The Government could consider energy grants as some countries do. The Government could consider that should be a minimum right to electricity but what would be the cost of that and can the Government afford that. Can the Government put energy as a welfare grant such as a cash coupon through the PATH Programme maybe as other countries do? That could be one solution. My view is that we’re not at that stage just yet, but certainly at some point in the future as we seek to refine our social safety net then we would have to restructure our public expenditure in such a way that we give some minimum safety net to our citizens and that I believe would probably adequately address the problem.
You would still find negligent persons using open flames but it would not be as a result of them being energy-poor. But is there another way in the interim? Is there another way whilst we build our economy to be able to support such a forward and progressive thinking in dealing with our social safety net and social welfare?
With the advance of technology I’m sure there is and I ask the Minister of Energy to investigate whether or not we are at a stage where the Government could give a subsidy through solar technology because effectively that’s what it amounts to, the Government giving a subsidy in solar technology for households that are deemed to be energy-poor.
The Minister came back and there are many solutions and I just want to put that on the table. This is only one of hundreds of solutions. This programme is not the entirety of the Government’s response. This is the start, this is going to be a pilot and so we’ve selected seven constituencies within the urban area where we would be better able to quickly identify households that are in need and provide the necessary support services not just the solar lamps but the ecosystem to make the solar lamps usable.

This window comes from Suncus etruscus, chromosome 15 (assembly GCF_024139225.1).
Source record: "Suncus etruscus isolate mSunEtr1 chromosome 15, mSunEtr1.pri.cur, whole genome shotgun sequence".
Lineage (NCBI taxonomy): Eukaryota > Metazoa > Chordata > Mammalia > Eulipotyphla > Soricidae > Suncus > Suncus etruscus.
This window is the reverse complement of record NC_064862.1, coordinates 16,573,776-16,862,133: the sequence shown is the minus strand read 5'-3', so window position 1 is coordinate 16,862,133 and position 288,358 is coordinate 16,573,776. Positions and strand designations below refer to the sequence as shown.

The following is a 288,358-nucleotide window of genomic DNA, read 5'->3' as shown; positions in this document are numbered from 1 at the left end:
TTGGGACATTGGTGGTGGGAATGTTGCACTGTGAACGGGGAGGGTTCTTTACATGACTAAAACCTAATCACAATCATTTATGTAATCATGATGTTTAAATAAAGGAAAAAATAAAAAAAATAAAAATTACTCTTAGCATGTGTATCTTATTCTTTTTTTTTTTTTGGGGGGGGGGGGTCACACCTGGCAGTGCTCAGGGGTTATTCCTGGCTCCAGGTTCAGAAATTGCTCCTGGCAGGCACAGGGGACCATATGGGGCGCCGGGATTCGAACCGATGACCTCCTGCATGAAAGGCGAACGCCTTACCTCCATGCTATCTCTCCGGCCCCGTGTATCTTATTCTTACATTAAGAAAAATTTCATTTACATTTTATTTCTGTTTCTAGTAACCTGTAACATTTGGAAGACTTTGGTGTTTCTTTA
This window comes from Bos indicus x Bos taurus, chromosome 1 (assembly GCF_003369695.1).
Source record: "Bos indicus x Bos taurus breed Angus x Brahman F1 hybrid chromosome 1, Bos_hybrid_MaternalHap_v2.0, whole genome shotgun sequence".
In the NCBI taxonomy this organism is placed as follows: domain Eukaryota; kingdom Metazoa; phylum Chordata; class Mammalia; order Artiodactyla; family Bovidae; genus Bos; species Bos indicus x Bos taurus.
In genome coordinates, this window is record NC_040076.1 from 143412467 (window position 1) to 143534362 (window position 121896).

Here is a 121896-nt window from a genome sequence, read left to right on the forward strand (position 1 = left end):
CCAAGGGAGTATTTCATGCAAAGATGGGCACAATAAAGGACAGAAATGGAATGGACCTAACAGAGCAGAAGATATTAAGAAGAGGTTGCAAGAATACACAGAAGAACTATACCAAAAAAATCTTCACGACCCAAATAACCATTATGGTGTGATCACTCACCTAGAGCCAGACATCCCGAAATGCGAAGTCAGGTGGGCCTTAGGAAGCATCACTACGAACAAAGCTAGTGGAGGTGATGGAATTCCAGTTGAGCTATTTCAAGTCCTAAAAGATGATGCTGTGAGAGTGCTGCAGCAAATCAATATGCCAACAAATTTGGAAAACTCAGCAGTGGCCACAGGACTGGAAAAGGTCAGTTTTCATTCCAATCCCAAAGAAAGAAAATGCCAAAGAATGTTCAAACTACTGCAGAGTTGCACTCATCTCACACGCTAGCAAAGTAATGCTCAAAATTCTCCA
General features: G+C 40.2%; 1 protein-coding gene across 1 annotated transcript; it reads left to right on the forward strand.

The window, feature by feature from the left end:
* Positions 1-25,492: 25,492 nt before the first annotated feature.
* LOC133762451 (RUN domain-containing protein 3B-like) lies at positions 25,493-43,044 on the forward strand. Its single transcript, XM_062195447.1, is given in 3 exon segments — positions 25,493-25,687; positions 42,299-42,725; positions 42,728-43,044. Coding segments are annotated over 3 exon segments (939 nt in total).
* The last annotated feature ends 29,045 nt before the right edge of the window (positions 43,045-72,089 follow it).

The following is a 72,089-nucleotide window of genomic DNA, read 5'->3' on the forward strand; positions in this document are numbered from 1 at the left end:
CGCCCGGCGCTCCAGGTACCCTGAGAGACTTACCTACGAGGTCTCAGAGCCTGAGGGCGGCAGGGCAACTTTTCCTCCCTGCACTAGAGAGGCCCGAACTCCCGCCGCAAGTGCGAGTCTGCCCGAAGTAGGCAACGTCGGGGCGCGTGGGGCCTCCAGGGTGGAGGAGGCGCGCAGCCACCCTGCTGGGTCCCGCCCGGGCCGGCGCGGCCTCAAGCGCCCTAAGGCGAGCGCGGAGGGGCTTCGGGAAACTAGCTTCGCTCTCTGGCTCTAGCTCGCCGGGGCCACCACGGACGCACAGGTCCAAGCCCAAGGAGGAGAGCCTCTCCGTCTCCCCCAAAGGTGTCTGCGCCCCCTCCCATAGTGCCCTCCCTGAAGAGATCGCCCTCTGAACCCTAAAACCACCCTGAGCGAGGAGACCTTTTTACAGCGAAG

I’m going to go back a little in history. The Cuban Government in the early 2000’s gave a gift of energy efficient fluorescent bulbs to Jamaica to replace incandescent bulbs and I thought it was an excellent gesture and an excellent programme. My constituency was selected to be one of the beneficiaries for the pilot of the programme and not only did Cuba send the bulbs but they sent a delegation of what would be the equivalent of their youth service.
My recollection was about thirty young Cubans came along with those bulbs and as a young MP at the time or a younger MP at the time, I went with the Cuban delegation down to where the light bulbs were at New Port West and I offloaded a container of light bulbs with them and they went with me to my constituency. We gave them an area where the bulbs were stored. Their job was to ensure accountability, they had to go back and report that the bulbs were distributed and you know one thing I admire about the Cuban system is clearly the discipline and the engagement of their youth to solve social problems. These youngsters came and I paired them with persons from my constituency and they would go into every household on the roads that were selected, they would knock on gates, introduce themselves, they would explain what the programme is about, they went in and they themselves screwed out the incandescent bulbs, put them in a bag, reached into the box, took out the fluorescent bulbs and replaced it. They didn’t just give the bulbs, they literally did it and accounted for it, they went back to my community centre where a supervisor was, who counted off every single incandescent bulb that they changed, matched it back with the box of fluorescent bulbs to ensure that there was no theft and then afterwards they destroyed the incandescent bulbs. This was against people saying “no, gimme these bulbs, I could sell them. That was not the objective of the programme.